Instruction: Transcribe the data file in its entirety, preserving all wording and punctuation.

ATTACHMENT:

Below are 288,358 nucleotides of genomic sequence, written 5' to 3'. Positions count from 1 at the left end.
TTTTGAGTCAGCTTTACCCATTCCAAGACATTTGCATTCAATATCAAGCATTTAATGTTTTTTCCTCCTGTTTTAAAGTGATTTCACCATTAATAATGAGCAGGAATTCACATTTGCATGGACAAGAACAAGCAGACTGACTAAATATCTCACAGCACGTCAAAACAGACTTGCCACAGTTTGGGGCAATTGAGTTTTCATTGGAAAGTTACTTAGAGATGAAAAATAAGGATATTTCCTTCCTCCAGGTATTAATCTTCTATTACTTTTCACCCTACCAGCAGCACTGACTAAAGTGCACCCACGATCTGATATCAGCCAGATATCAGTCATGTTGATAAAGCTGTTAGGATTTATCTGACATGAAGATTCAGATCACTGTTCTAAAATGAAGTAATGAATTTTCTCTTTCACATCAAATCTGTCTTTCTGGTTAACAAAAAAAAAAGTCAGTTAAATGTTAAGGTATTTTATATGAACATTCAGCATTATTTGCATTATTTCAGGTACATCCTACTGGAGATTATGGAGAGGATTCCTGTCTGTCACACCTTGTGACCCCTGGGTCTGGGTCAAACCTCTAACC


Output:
Below are 288,358 nucleotides of genomic sequence, written 5' to 3'. Positions count from 1 at the left end.
TTTTGAGTCAGCTTTACCCATTCCAAGACATTTGCATTCAATATCAAGCATTTAATGTTTTTTCCTCCTGTTTTAAAGTGATTTCACCATTAATAATGAGCAGGAATTCACATTTGCATGGACAAGAACAAGCAGACTGACTAAATATCTCACAGCACGTCAAAACAGACTTGCCACAGTTTGGGGCAATTGAGTTTTCATTGGAAAGTTACTTAGAGATGAAAAATAAGGATATTTCCTTCCTCCAGGTATTAATCTTCTATTACTTTTCACCCTACCAGCAGCACTGACTAAAGTGCACCCACGATCTGATATCAGCCAGATATCAGTCATGTTGATAAAGCTGTTAGGATTTATCTGACATGAAGATTCAGATCACTGTTCTAAAATGAAGTAATGAATTTTCTCTTTCACATCAAATCTGTCTTTCTGGTTAACAAAAAAAAAAGTCAGTTAAATGTTAAGGTATTTTATATGAACATTCAGCATTATTTGCATTATTTCAGGTACATCCTACTGGAGATTATGGAGAGGATTCCTGTCTGTCACACCTTGTGACCCCTGGGTCTGGGTCAAACCTCTAACC